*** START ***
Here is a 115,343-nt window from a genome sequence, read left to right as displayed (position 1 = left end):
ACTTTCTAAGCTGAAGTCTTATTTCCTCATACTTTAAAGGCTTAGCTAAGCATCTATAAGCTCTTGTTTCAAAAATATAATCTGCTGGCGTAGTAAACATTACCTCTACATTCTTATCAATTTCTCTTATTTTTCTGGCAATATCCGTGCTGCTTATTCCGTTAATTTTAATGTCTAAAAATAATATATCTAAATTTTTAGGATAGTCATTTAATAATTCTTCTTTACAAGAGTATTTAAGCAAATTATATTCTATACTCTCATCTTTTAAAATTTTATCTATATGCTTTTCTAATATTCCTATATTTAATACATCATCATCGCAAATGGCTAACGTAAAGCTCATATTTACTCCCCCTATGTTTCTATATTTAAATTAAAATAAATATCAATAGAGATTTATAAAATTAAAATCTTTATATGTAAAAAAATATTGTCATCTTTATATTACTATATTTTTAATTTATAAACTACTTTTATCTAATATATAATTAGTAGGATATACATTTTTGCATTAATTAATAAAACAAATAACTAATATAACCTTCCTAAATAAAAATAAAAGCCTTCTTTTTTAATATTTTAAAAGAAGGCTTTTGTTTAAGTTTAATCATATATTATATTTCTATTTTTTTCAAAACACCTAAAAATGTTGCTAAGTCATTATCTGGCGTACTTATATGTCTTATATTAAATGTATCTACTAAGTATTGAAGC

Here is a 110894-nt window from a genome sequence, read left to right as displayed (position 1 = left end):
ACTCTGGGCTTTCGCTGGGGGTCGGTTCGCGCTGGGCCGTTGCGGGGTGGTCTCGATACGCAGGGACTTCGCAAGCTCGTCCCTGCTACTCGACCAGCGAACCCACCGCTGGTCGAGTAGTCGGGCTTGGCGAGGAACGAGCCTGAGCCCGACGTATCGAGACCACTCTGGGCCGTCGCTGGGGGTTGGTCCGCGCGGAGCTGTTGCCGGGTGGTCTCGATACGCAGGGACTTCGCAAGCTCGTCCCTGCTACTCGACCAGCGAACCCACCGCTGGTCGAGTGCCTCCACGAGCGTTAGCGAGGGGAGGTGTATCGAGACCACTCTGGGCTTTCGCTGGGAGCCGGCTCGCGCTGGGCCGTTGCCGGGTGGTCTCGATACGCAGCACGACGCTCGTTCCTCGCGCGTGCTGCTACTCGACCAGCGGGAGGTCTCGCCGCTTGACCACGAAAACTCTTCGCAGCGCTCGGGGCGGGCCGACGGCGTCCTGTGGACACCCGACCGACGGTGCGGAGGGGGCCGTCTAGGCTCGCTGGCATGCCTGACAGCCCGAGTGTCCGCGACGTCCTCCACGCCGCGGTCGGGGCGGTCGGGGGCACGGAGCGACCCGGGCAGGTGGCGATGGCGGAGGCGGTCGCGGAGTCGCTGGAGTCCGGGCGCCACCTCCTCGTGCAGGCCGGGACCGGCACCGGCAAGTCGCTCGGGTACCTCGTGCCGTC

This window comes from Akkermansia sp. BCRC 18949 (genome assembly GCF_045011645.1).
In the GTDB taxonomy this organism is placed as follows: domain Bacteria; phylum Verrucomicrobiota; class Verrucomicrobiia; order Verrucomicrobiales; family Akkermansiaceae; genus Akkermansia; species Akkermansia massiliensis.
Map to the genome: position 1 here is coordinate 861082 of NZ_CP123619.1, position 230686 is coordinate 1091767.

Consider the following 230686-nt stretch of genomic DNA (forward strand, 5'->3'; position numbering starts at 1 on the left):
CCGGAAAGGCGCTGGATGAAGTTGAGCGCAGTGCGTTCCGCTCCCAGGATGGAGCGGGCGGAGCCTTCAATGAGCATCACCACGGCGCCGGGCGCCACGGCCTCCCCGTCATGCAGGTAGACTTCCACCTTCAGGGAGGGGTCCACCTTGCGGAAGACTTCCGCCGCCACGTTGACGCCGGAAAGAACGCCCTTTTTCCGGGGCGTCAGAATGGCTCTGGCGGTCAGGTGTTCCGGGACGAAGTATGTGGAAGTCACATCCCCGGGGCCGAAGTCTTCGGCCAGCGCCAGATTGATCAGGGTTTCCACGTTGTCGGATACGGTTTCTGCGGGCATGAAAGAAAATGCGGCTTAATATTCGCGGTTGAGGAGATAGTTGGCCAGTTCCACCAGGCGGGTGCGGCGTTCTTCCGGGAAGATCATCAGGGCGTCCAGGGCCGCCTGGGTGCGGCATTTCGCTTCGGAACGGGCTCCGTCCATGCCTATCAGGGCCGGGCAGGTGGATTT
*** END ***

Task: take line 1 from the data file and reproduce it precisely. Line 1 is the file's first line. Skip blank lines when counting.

Here is a 115,343-nt window from a genome sequence, read left to right as displayed (position 1 = left end):